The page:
Event Tracking Pt. 2: Implementations

In this post I’m going to discuss how to implement event tracking in Google Analytics. If you have not read part 1, I strongly recommend you do so because I reference Part one extensively. When we implement event tracking we add code that creates the data model we defined in Part 1. We’re going to continue our example of tracking an event in Google Maps. We want to find out how which map view people use most.

The Data Model

If you remember part 1, I created a data model for our event data. This will help us answer our business question and it will help use create the code.

Tag Your Pages

I know this seems simple, but the first step is to make sure your pages are tagged with the GA tracking code. Remember, this only works with the new ga.js tracking code.

Creating The Object

The first thing we need to do is create the object that we want to analyze. To create a new object we use a method name _createEventTracker(). We pass this method a value and that value is the name of the object we defined in the data model. Our object is called ‘Map’ so let’s use ‘Map’ in the name:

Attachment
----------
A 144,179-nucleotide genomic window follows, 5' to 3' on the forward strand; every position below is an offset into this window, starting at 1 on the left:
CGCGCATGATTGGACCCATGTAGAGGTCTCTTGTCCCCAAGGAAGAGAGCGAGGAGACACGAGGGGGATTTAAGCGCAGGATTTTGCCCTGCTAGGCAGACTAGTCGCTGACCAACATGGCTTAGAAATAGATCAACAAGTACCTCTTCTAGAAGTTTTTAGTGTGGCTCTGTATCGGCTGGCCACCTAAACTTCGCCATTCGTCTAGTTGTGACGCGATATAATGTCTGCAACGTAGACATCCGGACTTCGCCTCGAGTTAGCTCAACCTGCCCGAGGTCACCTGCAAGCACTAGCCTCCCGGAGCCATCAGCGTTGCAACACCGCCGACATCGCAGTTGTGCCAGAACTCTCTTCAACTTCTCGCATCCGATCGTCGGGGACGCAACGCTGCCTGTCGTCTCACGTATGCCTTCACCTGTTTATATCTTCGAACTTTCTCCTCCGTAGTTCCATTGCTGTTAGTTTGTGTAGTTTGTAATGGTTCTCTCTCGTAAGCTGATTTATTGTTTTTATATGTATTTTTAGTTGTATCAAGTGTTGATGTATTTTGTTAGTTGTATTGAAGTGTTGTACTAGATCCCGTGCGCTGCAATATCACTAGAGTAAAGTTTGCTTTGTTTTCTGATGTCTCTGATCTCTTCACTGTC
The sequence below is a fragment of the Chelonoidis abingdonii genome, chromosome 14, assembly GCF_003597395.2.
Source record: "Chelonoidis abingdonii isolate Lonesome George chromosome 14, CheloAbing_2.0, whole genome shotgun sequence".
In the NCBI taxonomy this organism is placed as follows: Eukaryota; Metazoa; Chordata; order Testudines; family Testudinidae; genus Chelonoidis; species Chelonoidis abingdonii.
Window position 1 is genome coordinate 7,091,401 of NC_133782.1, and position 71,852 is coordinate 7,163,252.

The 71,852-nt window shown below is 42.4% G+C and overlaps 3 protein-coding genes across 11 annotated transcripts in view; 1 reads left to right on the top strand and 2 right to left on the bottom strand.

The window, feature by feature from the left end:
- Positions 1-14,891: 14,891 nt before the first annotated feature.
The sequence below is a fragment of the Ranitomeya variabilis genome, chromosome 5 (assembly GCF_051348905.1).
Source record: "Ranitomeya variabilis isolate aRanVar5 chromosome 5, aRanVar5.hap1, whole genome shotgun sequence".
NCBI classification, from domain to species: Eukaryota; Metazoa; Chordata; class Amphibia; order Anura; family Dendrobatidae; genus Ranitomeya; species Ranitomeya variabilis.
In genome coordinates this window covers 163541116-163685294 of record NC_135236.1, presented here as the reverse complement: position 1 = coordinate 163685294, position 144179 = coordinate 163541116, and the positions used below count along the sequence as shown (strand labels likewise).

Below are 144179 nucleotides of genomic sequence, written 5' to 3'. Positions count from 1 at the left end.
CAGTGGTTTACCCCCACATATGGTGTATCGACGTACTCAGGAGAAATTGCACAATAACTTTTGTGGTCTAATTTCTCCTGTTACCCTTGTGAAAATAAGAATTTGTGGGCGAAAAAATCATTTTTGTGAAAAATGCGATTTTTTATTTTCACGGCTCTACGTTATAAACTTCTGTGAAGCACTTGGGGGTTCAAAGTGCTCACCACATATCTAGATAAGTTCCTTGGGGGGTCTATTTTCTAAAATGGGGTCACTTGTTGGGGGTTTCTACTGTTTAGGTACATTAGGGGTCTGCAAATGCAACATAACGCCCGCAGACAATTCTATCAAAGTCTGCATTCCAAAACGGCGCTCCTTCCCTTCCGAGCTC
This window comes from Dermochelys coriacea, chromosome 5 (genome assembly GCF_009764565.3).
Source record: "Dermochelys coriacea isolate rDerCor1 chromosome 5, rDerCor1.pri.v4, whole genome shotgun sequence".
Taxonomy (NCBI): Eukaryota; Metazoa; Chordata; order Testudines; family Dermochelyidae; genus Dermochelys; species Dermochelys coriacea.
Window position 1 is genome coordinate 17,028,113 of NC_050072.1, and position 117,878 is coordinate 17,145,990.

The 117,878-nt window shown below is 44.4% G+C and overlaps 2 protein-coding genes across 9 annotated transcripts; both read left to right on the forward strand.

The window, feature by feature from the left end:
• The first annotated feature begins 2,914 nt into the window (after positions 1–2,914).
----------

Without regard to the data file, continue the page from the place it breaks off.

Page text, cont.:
var mapEventTracker  = pageTracker._createEventTracker('Map');

When we look at the reporting interface we will see ‘Map’ in the Objects report. Pretty straight forward, huh?

This code must appear after your GA page tag. The reason is that the _createEvent Tracker() method is attached to the pageTracker object. In this example, I’m going to place it in the same block as the regular tracking code:

Tracking the Action

Now that we have an object, how do we track an action associated with that object? We add JavaScript to our page code when the action takes place. So, with our Maps example, we would add some code when the visitor clicks on the button to change the Map view type. Here’s how that code might look:

onClick="mapEventTracker._trackEvent('Change Map View',

<label> and <value> should be replaced with one of the labels we identified in our data mode:

Map 5
Satellite 10
Hybrid 15
Street Level 20

What happens when a visitor clicks on a map button is that the code sends the action, label and value to GA and associates it with the map action we defined above. Now you can see how our data model really drives the implementation.